Suketu Mehta’s Manifesto: This Land is Our Land

Krzysztof Iwanek in The Diplomat:

Suketu Mehta traveled the same route five times. As a child, he settled with his family, originally from Gujarat in India, in the United States. As an adult, he returned to India, where he lived in Mumbai (Bombay) for two and a half years and wrote a book about the city. Titled Maximum City: Bombay Lost and Found and published in 2004, it was a highly acclaimed work that I can’t recommend enough. Mehta later returned to the United States, only to retrace his footsteps years later – but this time in his reminisces and feelings – in a new book, where he returns to the memories of his family voyage, to the story of how they, like so many others, moved to America, the promised land of generations of migrants. The second part of the title of Mehta’s new work says it all — This Land is Our Land: An Immigrant’s Manifesto. It is a powerful defense of people’s right to migrate, a song of praise for multiculturalism, and a strong critique of Washington’s policies toward immigrants and refugees under President Donald Trump. The author took pains to travel and collect various stories of migration – he took these pains quite literally, as a large part of the book is a cataloging of sorrows that people shared with him. Focusing mainly on the United States as a destination country, he provides statistics and cases to show where and how migration policies are failing. Mehta wrestles with the exorbitant fears of the “Other,” with the myth that the influx of migrants will sweep the country away.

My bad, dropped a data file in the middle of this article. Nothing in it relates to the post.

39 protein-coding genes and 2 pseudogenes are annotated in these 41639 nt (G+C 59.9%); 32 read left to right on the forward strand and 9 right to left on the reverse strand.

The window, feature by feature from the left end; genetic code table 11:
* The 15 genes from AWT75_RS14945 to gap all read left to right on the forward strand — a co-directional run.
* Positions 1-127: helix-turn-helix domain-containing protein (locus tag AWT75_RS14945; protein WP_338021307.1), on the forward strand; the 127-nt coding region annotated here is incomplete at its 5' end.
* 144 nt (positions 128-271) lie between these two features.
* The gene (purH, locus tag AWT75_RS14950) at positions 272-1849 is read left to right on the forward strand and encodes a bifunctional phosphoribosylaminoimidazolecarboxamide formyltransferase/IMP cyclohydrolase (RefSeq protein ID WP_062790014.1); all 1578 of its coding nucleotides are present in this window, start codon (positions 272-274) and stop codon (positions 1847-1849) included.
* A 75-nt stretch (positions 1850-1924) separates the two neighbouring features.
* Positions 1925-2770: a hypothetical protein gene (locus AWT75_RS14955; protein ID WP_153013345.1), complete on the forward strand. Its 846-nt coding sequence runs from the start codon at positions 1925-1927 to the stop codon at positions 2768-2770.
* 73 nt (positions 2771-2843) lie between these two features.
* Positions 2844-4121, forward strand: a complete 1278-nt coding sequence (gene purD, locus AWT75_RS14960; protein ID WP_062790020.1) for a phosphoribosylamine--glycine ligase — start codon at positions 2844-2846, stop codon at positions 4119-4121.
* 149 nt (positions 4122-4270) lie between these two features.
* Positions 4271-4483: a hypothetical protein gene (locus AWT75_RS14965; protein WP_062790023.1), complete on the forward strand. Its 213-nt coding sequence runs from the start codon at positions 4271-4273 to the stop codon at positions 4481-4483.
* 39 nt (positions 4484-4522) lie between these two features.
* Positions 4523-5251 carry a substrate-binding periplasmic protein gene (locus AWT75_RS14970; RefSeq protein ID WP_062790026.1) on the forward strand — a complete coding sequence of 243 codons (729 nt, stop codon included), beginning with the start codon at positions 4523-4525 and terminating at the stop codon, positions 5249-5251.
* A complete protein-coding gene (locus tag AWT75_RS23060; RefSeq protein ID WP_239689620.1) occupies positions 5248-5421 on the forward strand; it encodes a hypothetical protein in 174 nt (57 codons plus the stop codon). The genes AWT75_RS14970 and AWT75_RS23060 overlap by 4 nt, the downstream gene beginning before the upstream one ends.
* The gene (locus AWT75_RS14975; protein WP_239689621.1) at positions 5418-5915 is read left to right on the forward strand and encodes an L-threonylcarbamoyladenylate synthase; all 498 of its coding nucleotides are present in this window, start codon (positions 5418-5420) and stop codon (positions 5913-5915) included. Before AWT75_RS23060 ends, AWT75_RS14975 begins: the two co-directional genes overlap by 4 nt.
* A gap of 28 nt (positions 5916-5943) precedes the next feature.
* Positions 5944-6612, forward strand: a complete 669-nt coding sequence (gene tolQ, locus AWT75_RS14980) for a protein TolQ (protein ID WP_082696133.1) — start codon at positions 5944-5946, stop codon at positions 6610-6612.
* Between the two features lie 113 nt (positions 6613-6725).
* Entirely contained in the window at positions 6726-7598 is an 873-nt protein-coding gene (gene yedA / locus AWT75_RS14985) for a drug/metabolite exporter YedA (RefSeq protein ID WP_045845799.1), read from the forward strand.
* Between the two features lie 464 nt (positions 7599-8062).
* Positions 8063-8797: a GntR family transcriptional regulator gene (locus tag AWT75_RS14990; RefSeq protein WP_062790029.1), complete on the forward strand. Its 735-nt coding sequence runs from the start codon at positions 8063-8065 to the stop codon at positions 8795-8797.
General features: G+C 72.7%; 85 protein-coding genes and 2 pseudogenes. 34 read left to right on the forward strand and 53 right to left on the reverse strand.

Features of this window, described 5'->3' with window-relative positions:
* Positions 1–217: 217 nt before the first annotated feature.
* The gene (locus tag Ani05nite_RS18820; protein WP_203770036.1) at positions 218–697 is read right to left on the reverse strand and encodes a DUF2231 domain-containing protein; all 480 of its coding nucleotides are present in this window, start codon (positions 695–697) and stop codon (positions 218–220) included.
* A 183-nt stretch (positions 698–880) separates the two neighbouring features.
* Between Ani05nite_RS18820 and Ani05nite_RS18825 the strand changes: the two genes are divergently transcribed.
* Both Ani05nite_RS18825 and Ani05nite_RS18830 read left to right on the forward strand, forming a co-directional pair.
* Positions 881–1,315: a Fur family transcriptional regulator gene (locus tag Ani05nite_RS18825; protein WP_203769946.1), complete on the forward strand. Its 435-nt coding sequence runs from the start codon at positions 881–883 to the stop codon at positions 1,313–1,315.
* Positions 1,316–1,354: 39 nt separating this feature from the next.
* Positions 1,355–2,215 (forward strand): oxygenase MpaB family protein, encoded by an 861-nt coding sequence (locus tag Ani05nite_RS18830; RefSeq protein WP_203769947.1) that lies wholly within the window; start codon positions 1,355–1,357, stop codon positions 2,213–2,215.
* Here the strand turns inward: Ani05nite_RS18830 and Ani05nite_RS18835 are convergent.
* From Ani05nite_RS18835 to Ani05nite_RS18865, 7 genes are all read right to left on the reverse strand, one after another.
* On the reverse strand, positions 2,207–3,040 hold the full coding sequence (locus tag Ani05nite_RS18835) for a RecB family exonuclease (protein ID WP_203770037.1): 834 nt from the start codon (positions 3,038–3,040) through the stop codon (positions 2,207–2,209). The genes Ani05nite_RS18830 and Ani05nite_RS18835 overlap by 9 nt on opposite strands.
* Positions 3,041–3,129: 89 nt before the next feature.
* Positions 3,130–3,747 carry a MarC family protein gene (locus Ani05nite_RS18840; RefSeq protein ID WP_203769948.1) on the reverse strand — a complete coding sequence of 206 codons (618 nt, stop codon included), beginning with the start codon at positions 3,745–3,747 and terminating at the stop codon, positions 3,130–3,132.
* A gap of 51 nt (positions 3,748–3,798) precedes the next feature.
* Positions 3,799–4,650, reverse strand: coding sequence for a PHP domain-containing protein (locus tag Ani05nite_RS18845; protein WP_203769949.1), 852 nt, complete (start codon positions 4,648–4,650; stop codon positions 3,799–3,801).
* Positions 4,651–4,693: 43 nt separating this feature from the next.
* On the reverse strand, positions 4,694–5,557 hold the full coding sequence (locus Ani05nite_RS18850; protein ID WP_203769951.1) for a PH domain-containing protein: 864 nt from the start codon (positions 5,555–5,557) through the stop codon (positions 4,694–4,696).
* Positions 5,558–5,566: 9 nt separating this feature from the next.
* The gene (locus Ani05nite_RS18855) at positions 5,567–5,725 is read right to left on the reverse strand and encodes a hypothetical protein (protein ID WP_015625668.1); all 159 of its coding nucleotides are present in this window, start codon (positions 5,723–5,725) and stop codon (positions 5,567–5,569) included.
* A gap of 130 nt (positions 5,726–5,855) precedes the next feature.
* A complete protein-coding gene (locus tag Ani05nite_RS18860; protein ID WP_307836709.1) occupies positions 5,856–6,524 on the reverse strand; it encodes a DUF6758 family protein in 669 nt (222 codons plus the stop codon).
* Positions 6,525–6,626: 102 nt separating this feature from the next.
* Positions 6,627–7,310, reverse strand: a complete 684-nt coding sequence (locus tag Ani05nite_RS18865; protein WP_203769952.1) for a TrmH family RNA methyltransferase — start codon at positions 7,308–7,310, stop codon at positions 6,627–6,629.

He also reminds us of the link – historical and moral – between migration and colonialism. Mehta’s grandfather was once asked by a British man what he was he doing in the United Kingdom, to which the Indian man replied: “We are the creditors. You took all our wealth [in the colonial period]… Now we have come to collect.” This is also Mehta’s standpoint. Not only does he believe that the West has a moral obligation to accept people from countries it had once ruled or influenced, but he thinks this responsibility comes also from the West’s (mainly the United States’) current military engagements in countries like Iraq. “Before you ask other people to respect the borders of the West, ask yourself if the West has ever respected anybody else’s border,” he remarks. And then there are the practical arguments: Developed countries need migrants for demographic and economic reasons.

More here.